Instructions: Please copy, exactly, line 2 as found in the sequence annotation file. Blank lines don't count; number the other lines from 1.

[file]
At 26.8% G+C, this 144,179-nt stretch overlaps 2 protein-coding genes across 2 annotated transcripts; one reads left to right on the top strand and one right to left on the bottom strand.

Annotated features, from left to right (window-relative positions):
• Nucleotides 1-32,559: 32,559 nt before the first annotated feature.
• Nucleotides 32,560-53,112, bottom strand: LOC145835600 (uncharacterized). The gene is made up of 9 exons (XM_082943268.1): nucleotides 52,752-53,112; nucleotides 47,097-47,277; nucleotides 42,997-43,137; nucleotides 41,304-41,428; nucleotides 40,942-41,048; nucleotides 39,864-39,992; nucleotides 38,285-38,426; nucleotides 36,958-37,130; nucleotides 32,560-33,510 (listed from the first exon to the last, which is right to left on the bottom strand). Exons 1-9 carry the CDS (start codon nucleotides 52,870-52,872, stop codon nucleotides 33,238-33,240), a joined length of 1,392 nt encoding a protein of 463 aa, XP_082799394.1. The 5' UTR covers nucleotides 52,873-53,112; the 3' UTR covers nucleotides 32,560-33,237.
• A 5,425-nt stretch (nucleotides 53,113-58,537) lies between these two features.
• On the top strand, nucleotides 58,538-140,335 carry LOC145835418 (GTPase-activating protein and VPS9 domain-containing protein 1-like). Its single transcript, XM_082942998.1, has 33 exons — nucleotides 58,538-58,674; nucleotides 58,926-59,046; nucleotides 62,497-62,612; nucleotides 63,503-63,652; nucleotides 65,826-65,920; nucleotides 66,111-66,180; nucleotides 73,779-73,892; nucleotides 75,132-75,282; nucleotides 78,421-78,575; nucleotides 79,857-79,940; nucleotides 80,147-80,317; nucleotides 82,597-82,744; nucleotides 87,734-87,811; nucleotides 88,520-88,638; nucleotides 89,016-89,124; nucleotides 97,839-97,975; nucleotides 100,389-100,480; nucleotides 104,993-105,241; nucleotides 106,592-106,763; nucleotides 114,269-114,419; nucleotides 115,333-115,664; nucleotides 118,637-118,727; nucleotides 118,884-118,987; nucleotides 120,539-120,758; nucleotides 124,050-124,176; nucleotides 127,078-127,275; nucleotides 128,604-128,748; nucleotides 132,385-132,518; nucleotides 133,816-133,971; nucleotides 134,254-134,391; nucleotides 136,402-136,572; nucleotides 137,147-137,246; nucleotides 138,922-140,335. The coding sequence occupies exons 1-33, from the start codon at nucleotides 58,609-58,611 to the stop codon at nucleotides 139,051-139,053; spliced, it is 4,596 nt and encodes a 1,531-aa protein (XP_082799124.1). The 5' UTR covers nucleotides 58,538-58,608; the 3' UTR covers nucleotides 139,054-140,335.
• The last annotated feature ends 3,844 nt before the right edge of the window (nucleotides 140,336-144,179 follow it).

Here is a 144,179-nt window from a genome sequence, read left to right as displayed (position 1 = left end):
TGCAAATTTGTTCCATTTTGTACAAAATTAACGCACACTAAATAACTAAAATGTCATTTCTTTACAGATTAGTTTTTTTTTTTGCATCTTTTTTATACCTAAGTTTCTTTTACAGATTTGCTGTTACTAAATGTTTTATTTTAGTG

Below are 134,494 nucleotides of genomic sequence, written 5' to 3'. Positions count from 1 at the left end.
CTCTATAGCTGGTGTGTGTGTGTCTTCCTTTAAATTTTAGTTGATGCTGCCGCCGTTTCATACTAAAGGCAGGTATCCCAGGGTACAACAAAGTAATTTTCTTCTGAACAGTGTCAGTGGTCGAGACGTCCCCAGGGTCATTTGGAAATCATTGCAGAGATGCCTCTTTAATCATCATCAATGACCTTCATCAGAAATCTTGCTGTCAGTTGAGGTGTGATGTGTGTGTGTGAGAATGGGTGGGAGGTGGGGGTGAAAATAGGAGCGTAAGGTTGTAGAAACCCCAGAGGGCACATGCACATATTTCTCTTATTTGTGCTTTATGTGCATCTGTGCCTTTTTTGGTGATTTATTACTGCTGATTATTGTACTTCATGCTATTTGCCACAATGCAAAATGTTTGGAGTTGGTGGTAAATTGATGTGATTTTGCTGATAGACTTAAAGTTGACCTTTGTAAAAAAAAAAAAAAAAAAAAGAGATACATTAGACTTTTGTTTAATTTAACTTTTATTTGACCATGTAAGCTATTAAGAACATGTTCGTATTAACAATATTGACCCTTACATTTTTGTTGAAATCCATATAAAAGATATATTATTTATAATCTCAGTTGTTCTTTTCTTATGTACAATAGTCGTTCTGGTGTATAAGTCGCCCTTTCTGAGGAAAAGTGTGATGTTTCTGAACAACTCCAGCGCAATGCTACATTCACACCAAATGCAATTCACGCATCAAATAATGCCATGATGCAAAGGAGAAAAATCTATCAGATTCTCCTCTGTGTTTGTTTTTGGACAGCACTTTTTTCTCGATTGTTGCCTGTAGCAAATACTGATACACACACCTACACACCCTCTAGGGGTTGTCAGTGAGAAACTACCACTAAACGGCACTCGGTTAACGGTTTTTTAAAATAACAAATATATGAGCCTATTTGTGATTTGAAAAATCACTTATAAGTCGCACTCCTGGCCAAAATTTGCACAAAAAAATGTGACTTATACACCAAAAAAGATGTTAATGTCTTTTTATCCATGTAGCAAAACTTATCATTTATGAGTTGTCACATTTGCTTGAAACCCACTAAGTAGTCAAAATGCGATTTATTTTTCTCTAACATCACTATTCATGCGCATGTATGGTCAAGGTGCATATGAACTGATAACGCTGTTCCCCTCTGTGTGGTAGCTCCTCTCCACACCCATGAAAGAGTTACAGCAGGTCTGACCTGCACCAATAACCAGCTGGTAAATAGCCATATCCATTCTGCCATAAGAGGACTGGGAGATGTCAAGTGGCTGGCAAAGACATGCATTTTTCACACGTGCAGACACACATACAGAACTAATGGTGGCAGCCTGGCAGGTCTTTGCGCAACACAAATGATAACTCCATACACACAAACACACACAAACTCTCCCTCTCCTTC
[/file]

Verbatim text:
Annotated features, from left to right (window-relative positions):